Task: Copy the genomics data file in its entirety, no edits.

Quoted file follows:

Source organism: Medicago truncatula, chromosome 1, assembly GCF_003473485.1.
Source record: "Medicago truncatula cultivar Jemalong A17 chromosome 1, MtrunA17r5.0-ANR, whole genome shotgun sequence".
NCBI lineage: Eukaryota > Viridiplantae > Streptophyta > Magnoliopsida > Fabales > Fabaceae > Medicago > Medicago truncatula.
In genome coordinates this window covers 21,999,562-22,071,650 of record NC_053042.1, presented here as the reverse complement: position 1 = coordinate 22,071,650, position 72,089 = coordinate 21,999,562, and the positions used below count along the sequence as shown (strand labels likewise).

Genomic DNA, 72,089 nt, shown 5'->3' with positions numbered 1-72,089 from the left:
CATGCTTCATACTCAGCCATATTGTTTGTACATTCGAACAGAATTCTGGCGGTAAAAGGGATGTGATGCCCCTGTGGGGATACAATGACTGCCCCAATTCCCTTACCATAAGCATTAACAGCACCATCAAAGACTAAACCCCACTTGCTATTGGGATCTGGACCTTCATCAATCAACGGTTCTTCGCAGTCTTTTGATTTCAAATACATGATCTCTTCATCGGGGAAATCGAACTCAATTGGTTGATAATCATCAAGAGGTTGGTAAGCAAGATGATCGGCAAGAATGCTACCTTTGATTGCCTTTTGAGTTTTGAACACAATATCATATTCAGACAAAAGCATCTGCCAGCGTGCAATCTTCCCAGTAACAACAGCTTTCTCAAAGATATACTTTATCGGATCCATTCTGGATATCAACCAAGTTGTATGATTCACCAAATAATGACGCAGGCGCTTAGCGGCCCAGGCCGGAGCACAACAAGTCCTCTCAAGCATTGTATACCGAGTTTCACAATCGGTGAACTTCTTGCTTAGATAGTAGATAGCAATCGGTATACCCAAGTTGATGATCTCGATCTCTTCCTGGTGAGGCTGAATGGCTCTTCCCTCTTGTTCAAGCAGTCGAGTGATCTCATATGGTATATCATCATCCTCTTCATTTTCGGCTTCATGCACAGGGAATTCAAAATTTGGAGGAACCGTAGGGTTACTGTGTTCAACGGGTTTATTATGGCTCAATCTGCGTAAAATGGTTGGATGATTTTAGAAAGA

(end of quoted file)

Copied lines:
Source organism: Medicago truncatula, chromosome 1, assembly GCF_003473485.1.
Source record: "Medicago truncatula cultivar Jemalong A17 chromosome 1, MtrunA17r5.0-ANR, whole genome shotgun sequence".
NCBI lineage: Eukaryota > Viridiplantae > Streptophyta > Magnoliopsida > Fabales > Fabaceae > Medicago > Medicago truncatula.
In genome coordinates this window covers 21,999,562-22,071,650 of record NC_053042.1, presented here as the reverse complement: position 1 = coordinate 22,071,650, position 72,089 = coordinate 21,999,562, and the positions used below count along the sequence as shown (strand labels likewise).

Genomic DNA, 72,089 nt, shown 5'->3' with positions numbered 1-72,089 from the left:
CATGCTTCATACTCAGCCATATTGTTTGTACATTCGAACAGAATTCTGGCGGTAAAAGGGATGTGATGCCCCTGTGGGGATACAATGACTGCCCCAATTCCCTTACCATAAGCATTAACAGCACCATCAAAGACTAAACCCCACTTGCTATTGGGATCTGGACCTTCATCAATCAACGGTTCTTCGCAGTCTTTTGATTTCAAATACATGATCTCTTCATCGGGGAAATCGAACTCAATTGGTTGATAATCATCAAGAGGTTGGTAAGCAAGATGATCGGCAAGAATGCTACCTTTGATTGCCTTTTGAGTTTTGAACACAATATCATATTCAGACAAAAGCATCTGCCAGCGTGCAATCTTCCCAGTAACAACAGCTTTCTCAAAGATATACTTTATCGGATCCATTCTGGATATCAACCAAGTTGTATGATTCACCAAATAATGACGCAGGCGCTTAGCGGCCCAGGCCGGAGCACAACAAGTCCTCTCAAGCATTGTATACCGAGTTTCACAATCGGTGAACTTCTTGCTTAGATAGTAGATAGCAATCGGTATACCCAAGTTGATGATCTCGATCTCTTCCTGGTGAGGCTGAATGGCTCTTCCCTCTTGTTCAAGCAGTCGAGTGATCTCATATGGTATATCATCATCCTCTTCATTTTCGGCTTCATGCACAGGGAATTCAAAATTTGGAGGAACCGTAGGGTTACTGTGTTCAACGGGTTTATTATGGCTCAATCTGCGTAAAATGGTTGGATGATTTTAGAAAGA